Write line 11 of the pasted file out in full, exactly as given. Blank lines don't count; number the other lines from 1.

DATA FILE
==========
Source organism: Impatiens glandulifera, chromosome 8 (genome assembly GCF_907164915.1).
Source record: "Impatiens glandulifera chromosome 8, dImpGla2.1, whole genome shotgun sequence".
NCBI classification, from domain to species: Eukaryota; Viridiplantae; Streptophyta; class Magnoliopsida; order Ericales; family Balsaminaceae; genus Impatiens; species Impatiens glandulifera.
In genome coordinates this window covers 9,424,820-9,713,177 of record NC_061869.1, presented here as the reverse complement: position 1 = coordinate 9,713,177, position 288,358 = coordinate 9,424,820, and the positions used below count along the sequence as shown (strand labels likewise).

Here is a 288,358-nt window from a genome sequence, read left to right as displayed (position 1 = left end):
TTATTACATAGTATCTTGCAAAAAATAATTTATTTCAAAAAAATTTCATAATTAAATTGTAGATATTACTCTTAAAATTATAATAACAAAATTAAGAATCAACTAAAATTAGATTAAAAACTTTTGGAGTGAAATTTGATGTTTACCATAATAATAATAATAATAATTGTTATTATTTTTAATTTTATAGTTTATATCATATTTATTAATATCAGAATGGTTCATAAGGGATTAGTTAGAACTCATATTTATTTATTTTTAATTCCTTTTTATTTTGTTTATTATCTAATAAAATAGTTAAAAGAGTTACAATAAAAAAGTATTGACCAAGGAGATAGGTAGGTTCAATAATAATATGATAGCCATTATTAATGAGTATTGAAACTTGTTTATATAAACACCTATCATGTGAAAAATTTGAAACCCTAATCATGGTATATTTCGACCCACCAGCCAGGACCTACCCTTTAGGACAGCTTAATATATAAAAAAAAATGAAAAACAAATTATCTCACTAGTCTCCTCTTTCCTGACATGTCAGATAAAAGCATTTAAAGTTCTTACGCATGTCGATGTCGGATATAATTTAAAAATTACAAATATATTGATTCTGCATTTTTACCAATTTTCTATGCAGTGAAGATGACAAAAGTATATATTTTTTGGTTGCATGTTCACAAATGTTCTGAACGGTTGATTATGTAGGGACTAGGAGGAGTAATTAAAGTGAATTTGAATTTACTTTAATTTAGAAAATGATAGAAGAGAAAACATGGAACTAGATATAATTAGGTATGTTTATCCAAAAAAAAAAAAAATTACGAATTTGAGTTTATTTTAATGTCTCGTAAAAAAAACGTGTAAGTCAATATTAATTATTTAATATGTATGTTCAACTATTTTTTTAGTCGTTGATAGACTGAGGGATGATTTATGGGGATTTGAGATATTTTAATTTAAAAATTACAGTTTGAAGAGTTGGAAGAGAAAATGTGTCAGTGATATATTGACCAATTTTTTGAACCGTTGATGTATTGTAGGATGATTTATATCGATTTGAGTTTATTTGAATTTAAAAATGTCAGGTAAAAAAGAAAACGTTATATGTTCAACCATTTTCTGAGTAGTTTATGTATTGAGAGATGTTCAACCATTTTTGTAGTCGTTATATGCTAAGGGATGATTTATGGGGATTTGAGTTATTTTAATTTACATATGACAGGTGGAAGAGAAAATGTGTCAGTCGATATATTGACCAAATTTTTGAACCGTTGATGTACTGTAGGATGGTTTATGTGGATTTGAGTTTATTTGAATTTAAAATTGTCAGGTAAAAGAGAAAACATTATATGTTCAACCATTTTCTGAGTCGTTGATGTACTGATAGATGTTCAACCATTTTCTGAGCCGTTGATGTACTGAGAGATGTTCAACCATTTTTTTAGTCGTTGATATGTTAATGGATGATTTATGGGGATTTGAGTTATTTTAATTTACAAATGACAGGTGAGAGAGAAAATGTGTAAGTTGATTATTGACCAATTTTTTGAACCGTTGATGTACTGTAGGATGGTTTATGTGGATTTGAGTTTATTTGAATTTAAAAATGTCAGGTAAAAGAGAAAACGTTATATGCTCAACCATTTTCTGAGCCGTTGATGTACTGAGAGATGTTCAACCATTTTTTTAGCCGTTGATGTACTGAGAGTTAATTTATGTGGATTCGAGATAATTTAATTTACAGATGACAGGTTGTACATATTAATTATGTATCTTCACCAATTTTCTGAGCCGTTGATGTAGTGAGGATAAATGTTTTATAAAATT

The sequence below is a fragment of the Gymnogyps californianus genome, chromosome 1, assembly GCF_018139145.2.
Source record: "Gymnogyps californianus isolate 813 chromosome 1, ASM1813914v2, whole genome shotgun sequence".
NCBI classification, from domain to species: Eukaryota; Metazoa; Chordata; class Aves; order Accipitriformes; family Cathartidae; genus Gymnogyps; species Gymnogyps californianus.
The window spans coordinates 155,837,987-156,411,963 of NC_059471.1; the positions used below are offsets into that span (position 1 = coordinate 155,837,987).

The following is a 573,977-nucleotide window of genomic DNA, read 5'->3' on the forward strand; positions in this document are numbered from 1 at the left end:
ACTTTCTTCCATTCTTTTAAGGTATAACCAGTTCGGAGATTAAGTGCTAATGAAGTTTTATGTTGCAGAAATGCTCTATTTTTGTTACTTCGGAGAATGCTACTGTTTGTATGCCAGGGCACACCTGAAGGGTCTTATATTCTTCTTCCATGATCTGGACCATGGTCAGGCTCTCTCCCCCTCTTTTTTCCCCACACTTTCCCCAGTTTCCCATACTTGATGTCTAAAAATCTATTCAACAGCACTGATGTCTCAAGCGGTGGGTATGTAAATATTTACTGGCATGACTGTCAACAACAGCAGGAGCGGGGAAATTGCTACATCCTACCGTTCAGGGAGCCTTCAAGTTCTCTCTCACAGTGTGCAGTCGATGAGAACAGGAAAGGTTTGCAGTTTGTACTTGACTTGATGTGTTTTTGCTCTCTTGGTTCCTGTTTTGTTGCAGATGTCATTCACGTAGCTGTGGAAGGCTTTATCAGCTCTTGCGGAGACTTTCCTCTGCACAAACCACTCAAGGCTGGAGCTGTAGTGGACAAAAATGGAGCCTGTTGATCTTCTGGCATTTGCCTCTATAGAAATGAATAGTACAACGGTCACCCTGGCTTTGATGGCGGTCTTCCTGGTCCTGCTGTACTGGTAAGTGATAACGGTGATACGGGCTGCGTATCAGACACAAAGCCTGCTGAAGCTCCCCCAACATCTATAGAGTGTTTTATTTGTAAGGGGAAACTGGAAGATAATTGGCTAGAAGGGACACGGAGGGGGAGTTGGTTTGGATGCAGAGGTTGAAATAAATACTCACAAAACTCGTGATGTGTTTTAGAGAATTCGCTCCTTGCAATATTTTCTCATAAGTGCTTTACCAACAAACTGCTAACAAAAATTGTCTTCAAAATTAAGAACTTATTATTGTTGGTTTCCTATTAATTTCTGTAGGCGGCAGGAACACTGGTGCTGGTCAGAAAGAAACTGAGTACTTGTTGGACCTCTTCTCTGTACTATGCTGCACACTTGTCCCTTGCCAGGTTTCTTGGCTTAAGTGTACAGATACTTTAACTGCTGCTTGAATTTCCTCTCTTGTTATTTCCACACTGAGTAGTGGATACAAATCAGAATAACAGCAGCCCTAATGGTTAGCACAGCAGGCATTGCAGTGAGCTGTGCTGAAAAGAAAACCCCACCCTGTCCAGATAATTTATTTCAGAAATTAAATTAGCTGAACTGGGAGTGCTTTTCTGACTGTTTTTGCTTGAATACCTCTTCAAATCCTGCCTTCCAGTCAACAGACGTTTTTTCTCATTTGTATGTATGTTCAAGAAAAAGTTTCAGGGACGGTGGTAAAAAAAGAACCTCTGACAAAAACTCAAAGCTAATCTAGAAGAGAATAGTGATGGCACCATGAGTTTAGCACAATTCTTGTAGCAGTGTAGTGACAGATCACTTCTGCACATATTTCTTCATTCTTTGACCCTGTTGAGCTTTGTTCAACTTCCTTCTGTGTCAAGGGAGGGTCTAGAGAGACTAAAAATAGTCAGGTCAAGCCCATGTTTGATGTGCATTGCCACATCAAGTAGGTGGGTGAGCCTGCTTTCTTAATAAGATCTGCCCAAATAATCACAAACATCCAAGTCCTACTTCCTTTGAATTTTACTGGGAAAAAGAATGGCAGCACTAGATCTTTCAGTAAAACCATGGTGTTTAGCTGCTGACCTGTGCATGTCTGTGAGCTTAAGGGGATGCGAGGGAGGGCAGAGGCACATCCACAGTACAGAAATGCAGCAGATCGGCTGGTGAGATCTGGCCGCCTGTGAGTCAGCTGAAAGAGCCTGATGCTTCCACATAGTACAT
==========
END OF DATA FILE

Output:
The following is a 573,977-nucleotide window of genomic DNA, read 5'->3' on the forward strand; positions in this document are numbered from 1 at the left end: